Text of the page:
NEW YORK (Reuters) - Oil prices fell on Wednesday, with U.S. futures settling below $70 a barrel for the first time in a month, after U.S. crude stockpiles rose 6.5 million barrels, almost triple what analysts had forecast, while exports dropped.
Oil had been rising this week on worries about Iranian sanctions and tensions between the United States and Saudi Arabia after the death of Saudi journalist Jamal Khashoggi.
U.S. crude oil CLc1 slumped $2.17, or 3 percent, to settle at $69.75 a barrel.
“Today’s price decline to below our expected support at the $70 level would appear to set the trade up for a weaker pricing environment than we had anticipated,” Jim Ritterbusch, president of Ritterbusch and Associates, said in a note.
Bob Yawger, director of futures at Mizuho in New York, said some speculators may have interest in getting out when prices are below $70, which could accentuate the selloff.
Volume was above average on Wednesday, with more than 627,000 U.S. crude contracts changing hands, compared with a 10-month daily average of about 583,000 contracts.
Brent crude LCOc1 also dipped below $80 a barrel but ended at $80.05, $1.36 or 1.7 percent lower. The global benchmark is trading nearly $7 below a four-year high of $86.74 reached on Oct. 3.
U.S. crude stocks rose 6.5 million barrels last week, the fourth straight weekly build, as exports were down to 1.8 million barrels per day, the U.S. Energy Information Administration said, in a report analysts characterized as bearish. [EIA/S]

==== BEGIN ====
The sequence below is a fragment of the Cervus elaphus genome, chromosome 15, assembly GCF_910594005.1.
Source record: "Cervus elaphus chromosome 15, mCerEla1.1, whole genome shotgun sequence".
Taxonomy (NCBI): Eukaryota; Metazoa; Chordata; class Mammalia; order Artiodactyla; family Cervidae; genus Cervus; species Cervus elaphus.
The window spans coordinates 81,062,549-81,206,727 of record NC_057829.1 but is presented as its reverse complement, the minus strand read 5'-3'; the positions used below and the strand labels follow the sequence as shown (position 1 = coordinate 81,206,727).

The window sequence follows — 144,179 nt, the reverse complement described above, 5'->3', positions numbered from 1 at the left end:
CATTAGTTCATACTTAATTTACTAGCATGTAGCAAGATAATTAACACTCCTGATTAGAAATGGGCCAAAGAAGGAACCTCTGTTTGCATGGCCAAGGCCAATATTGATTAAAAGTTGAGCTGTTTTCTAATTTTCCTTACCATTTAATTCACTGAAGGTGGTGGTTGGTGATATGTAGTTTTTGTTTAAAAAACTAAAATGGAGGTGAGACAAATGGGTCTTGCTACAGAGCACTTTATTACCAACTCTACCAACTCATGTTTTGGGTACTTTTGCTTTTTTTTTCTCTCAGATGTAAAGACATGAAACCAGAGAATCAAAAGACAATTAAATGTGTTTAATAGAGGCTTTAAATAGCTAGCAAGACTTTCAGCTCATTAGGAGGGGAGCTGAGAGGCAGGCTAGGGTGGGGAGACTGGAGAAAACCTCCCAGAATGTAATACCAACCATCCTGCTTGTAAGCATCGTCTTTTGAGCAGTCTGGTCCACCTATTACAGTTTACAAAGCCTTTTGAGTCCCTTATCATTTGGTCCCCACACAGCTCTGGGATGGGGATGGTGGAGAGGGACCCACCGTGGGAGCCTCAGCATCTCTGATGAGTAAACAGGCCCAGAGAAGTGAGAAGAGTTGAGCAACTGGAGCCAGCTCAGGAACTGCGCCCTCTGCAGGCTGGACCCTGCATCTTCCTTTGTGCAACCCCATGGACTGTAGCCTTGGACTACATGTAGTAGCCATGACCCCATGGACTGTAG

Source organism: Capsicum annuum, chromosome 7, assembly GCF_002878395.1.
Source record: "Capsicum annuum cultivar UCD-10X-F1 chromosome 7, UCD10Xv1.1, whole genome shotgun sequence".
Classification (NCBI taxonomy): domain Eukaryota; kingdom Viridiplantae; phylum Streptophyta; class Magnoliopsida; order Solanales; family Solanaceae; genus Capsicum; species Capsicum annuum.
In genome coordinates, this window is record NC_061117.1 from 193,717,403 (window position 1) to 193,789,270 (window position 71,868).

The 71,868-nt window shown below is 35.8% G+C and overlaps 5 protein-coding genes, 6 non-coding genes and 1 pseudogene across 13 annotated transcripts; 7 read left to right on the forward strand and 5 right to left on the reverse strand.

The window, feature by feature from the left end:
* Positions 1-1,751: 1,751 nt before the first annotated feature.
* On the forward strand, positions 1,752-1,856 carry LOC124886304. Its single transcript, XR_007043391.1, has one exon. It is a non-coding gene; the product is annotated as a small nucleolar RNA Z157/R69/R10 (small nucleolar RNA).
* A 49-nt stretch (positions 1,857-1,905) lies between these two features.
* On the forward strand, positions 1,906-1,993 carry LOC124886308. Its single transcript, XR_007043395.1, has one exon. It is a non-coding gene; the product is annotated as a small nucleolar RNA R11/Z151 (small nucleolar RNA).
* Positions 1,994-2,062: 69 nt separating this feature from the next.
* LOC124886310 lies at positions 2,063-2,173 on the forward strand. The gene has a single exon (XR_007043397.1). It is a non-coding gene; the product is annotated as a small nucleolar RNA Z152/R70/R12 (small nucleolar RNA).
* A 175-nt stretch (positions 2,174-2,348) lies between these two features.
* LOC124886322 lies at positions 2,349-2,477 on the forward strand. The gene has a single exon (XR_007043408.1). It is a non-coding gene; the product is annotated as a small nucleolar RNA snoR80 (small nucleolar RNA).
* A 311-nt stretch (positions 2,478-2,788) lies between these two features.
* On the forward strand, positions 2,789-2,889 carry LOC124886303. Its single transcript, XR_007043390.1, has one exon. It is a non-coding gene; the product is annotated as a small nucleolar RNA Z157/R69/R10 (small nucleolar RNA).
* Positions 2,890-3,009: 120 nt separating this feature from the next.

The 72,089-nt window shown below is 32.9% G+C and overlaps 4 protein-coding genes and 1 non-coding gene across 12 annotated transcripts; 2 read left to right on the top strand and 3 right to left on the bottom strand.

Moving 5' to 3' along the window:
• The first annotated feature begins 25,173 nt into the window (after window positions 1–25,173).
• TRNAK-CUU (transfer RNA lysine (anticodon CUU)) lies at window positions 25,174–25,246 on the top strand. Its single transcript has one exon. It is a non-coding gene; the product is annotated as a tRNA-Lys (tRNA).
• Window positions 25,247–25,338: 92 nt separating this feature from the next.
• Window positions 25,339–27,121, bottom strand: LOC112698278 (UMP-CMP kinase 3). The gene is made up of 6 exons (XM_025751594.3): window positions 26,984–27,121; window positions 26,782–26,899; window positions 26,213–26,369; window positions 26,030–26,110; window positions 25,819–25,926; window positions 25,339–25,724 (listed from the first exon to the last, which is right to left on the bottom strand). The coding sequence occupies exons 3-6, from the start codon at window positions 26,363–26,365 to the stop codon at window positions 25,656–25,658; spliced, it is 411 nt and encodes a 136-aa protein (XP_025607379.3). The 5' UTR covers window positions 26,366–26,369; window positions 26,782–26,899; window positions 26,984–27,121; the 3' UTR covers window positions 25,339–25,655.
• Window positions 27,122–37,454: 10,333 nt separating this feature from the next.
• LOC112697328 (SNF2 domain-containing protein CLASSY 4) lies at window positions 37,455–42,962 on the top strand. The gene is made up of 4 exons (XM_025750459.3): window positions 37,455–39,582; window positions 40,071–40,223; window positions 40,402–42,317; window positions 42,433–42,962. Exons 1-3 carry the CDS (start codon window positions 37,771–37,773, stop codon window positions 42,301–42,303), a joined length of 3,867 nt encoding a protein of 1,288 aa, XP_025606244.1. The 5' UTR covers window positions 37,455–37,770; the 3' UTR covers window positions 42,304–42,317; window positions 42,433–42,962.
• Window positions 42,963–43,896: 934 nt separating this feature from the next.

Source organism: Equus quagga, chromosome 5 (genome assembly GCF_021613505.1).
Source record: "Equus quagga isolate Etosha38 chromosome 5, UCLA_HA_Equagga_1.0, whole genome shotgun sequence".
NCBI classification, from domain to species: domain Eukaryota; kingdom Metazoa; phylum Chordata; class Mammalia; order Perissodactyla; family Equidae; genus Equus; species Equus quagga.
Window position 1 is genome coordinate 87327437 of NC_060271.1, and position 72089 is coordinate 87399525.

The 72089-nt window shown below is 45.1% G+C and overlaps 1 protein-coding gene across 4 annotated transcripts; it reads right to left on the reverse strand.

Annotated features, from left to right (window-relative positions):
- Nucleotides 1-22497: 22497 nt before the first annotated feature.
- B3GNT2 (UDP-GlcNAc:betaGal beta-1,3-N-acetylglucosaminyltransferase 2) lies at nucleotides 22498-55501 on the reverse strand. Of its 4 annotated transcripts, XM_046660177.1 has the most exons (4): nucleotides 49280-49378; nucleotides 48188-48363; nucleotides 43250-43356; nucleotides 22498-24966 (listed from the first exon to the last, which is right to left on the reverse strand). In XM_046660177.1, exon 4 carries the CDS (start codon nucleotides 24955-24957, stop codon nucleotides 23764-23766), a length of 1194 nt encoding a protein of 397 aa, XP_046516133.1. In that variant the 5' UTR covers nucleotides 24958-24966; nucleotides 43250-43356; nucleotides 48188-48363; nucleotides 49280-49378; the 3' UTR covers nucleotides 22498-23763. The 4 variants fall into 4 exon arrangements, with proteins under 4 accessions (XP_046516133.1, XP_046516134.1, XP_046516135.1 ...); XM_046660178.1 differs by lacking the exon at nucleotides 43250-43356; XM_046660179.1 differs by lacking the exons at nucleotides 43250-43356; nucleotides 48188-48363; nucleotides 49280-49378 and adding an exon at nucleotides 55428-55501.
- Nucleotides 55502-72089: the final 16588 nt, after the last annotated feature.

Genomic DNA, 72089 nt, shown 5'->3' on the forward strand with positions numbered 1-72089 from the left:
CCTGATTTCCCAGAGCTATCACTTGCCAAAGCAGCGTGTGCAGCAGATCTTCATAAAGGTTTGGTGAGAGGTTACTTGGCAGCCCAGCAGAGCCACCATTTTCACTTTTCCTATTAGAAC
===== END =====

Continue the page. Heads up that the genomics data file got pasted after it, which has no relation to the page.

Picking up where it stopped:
Inventories rose sharply even as U.S. crude production slipped 300,000 bpd to 10.9 million bpd last week, which analysts attributed to the effects of offshore facilities closing temporarily for Hurricane Michael.
“A tick higher in refining activity and a drop in production due to hurricane activity in the Gulf was not enough to halt a fourth consecutive climb in stocks,” said Matt Smith, director of commodity research at ClipperData in Louisville, Kentucky.
The scandal over the disappearance of prominent Saudi critic and journalist Jamal Khashoggi, who disappeared two weeks ago after entering the Saudi consulate in Istanbul, underpinned oil markets earlier in the week.
U.S. lawmakers pointed the finger at the Saudi leadership, suggesting sanctions could be possible.
Western pressure mounted on Riyadh to provide answers, but President Donald Trump’s comments suggested that White House may not take additional action against the Saudis, particularly after Saudi Arabia said it will conduct an investigation.
On Wednesday, Trump denied that he is giving cover to the Saudis, and that the results of the investigation into Khashoggi’s death should be known within a week.
Investors worry Saudi Arabia could use oil supply to retaliate against critics. Such a move would roil markets, as the Saudis have not used oil as a policy weapon since the oil embargo of the early 1970s, and the market is already anticipating reduced supply when sanctions on Iranian oil exports resume on Nov. 4.
Iran has accused Saudi Arabia and Russia of breaking an OPEC-led agreement on output cuts by producing more crude, which will thus hurt their market share.
Reporting by David Gaffen in New York; additional reporting by Stephanie Kelly and Scott DiSavino in New York and Christopher Johnson in London; Editing by David Gregorio and Marguerita Choy
Our Standards: The Thomson Reuters Trust Principles.